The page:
Monday, 11 September 2023
Northern Rivers: Floods
I was in the Northern Rivers last month to listen to stories from the front lines from those affected by the floods in February 2022, and I was joined by Greens candidate for Richmond Mandy Nolan and Byron Bay local councillor Duncan Dey. I'm sad to report that, 18 months down the track, it is obvious that both the state and federal governments have failed to support residents in distress. Many homes remain unliveable and many more are still damaged, and people are still struggling and suffering. Housing programs such as the pods, which were meant to be temporary, are not only still utilised by residents but are, in fact, full. Due to high demand, pod villages in the Northern Rivers are currently at capacity, with long waiting lists. There's no certainty around how long this temporary accommodation will be needed and where the funding will come from to keep it going.
Climate disasters have a very deep and broad impact that crosses different sections of the community, and the effects vary depending on who you are. In my visit one cohort that greatly sticks out is women, in particular women over 50 and older single women. These women are often invisible to policymakers and decision-makers. Women have always had to fight for equality. We know that. Gender inequality is a structural and systemic issue, and the link between climate and inequality is pretty clear in the Northern Rivers and plays out in flood recovery as well. These are women already impacted by the gender pay gap. They have less super, limited earning capacity, inability to access a loan and limited savings, if any. These intersections of economic and gendered inequality are further exacerbated by the climate crisis. These women feel sandwiched between being on the front lines of this climate disaster and also having primary caring responsibilities such as looking after their parents, their children and, in many cases, their grandchildren as well.
When the floods came, they lost their possessions, including their cars. They were unable to get support to help with sandbagging or lifting furniture prior to the flooding. Many have moved from one rental accommodation to another many times over. So many impacted by the Northern Rivers floods are still not back in their homes, unable to return due to the damage caused by these floods. They told me about the hoops they have to jump through to get repairs done—the endless online forms or the exhausting appeals processes they've had to do for insurance companies, for instance.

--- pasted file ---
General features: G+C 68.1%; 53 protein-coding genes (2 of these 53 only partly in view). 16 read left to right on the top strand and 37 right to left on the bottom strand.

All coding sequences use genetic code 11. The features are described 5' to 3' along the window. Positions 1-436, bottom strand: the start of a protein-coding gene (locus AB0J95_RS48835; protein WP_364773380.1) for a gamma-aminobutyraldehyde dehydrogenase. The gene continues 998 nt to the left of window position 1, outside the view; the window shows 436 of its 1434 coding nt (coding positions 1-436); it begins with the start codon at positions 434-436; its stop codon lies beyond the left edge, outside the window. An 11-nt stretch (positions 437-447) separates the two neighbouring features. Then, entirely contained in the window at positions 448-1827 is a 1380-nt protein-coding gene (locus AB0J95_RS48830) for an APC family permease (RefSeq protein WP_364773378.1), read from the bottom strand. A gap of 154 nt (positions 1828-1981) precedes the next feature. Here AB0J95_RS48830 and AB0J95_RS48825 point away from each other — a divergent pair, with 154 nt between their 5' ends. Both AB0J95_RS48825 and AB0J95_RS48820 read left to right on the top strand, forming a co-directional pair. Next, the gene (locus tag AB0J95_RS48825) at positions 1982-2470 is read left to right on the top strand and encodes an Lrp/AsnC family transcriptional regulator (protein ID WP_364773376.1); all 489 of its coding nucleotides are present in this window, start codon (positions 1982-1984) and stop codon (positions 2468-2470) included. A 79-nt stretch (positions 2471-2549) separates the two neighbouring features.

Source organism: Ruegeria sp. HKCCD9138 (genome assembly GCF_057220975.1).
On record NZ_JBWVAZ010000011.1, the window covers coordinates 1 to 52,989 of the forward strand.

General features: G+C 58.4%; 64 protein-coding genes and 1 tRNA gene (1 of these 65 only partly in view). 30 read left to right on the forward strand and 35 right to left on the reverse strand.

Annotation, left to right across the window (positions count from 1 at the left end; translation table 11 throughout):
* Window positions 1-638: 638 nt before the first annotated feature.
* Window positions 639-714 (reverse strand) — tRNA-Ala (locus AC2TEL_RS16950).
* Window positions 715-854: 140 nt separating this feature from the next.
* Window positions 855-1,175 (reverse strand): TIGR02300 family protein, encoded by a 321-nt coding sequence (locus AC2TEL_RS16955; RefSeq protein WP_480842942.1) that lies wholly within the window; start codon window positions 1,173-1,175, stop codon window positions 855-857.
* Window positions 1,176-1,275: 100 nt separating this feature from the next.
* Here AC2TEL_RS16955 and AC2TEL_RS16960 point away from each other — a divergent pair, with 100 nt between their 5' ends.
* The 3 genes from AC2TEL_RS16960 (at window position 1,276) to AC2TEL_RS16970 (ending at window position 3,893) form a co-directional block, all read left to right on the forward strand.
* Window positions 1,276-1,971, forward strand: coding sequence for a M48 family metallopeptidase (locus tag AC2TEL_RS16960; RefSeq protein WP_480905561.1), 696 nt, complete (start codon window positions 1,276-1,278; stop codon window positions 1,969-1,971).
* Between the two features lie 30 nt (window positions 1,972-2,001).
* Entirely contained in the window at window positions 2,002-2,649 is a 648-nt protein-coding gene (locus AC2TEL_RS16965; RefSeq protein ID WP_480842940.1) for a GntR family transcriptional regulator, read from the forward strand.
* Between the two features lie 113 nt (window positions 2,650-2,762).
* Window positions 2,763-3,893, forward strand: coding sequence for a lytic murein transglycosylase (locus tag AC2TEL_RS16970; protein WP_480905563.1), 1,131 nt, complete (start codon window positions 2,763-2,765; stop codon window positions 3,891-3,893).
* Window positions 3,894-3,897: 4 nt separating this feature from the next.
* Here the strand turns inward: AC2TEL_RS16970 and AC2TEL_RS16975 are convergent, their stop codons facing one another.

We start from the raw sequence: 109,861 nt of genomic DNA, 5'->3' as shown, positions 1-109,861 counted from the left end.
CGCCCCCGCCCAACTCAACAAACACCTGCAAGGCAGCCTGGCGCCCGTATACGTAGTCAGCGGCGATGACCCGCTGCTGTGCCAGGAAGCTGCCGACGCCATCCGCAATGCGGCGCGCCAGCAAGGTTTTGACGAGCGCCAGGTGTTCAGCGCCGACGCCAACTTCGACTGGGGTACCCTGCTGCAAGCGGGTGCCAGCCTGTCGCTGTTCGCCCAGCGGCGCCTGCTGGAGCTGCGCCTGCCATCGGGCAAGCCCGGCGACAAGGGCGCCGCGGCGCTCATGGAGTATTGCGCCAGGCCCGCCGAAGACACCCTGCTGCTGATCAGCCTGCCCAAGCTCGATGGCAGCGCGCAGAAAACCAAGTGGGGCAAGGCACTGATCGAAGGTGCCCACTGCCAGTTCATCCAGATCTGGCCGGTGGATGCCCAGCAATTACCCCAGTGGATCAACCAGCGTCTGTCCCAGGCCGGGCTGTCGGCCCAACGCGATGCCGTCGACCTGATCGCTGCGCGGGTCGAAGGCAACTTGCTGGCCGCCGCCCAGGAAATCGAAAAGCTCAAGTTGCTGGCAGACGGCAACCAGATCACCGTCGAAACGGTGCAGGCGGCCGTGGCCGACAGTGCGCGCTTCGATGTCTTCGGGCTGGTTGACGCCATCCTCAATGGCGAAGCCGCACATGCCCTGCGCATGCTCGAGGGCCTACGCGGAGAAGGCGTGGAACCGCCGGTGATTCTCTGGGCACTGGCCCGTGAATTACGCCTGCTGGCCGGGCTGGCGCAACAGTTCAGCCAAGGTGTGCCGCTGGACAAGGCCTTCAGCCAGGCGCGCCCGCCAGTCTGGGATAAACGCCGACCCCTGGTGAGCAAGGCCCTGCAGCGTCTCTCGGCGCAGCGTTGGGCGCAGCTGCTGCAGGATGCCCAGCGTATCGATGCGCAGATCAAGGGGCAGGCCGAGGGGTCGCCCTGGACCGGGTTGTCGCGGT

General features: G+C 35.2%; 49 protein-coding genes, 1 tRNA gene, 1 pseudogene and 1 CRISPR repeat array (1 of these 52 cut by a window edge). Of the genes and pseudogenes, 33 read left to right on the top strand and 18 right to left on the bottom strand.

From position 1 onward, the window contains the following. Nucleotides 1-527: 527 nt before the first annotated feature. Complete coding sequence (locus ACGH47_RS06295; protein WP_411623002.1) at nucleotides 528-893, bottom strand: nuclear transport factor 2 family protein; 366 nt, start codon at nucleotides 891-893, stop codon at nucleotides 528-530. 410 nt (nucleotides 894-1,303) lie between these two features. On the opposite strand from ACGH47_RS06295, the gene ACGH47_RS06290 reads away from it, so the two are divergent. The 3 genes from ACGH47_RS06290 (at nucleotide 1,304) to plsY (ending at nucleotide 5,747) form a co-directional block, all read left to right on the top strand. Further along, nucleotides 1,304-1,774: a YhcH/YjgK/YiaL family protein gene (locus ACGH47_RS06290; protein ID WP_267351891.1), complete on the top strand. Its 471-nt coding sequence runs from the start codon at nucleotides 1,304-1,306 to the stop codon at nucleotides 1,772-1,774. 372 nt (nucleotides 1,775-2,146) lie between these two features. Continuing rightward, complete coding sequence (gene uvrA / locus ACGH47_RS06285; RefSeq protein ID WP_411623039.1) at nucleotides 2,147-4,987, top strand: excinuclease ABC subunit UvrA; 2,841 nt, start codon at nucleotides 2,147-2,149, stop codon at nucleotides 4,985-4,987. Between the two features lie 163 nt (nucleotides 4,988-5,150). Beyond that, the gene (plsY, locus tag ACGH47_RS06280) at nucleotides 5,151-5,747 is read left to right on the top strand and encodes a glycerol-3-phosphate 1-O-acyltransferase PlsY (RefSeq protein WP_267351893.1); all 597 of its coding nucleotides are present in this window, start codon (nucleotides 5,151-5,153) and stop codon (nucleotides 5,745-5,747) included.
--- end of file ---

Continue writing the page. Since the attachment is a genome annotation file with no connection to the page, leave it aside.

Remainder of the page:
Repairs aside, there's an even bigger problem they are contending with. In Mullumbimby especially, there is no pathway to adaptability and the structural changes needed for their homes should there be another climate disaster and another flood. For example, insurance companies may cover the damage caused by floodwaters, but there is no money for raising the house. Governments need to step in now and provide the funds so that homes can be raised before the next flood.
One woman, Noelle, whose house we visited to look at the flood damage, is still struggling to return to normal, and so is her community. She told us about the difficulties of navigating the insurance claim system, about the distress and trauma from this, about paying rates and perhaps even insurance for a home that they're unable to live in, about many women navigating health issues from menopause, breast cancer and anxiety to COVID while suffering from the flood impacts. They are calling on the federal government to step in and to invest in communities.
My Greens colleague in the NSW parliament, Tamara Smith, MP for Ballina, is calling on the NSW Labor government to step up and deliver the second tranche of funding that was initially promised to her community, because thousands are going without the buy-backs, without retrofits and without raises to their homes that they need to survive future extreme weather.
While communities are staring down the barrel of more devastation and climate-induced disasters, Labor governments are continuing to subsidise climate-wrecking oil and gas projects to the tune of billions of dollars, which will make future disasters even worse. But where is the funding and support for those who are being hit by the aftermath of these terrible decisions? How long will they have to wait? They are sick and tired of waiting. I implore you to listen to the community and women like Noelle. It is time to act now.